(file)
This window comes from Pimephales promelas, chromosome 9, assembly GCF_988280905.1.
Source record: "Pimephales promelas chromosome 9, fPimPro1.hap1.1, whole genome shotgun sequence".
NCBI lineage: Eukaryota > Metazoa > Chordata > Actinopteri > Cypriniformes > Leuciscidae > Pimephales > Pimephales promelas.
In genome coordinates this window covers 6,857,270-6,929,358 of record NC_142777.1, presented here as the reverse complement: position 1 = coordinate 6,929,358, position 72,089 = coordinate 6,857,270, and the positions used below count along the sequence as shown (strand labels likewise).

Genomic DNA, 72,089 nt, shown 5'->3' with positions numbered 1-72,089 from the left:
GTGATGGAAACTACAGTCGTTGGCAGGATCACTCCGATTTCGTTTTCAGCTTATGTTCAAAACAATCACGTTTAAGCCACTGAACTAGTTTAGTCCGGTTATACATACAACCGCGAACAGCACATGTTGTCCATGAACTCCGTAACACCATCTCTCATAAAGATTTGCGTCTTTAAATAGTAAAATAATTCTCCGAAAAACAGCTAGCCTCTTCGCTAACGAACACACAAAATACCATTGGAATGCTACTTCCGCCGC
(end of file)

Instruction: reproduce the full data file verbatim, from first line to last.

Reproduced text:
This window comes from Pimephales promelas, chromosome 9, assembly GCF_988280905.1.
Source record: "Pimephales promelas chromosome 9, fPimPro1.hap1.1, whole genome shotgun sequence".
NCBI lineage: Eukaryota > Metazoa > Chordata > Actinopteri > Cypriniformes > Leuciscidae > Pimephales > Pimephales promelas.
In genome coordinates this window covers 6,857,270-6,929,358 of record NC_142777.1, presented here as the reverse complement: position 1 = coordinate 6,929,358, position 72,089 = coordinate 6,857,270, and the positions used below count along the sequence as shown (strand labels likewise).

Genomic DNA, 72,089 nt, shown 5'->3' with positions numbered 1-72,089 from the left:
GTGATGGAAACTACAGTCGTTGGCAGGATCACTCCGATTTCGTTTTCAGCTTATGTTCAAAACAATCACGTTTAAGCCACTGAACTAGTTTAGTCCGGTTATACATACAACCGCGAACAGCACATGTTGTCCATGAACTCCGTAACACCATCTCTCATAAAGATTTGCGTCTTTAAATAGTAAAATAATTCTCCGAAAAACAGCTAGCCTCTTCGCTAACGAACACACAAAATACCATTGGAATGCTACTTCCGCCGC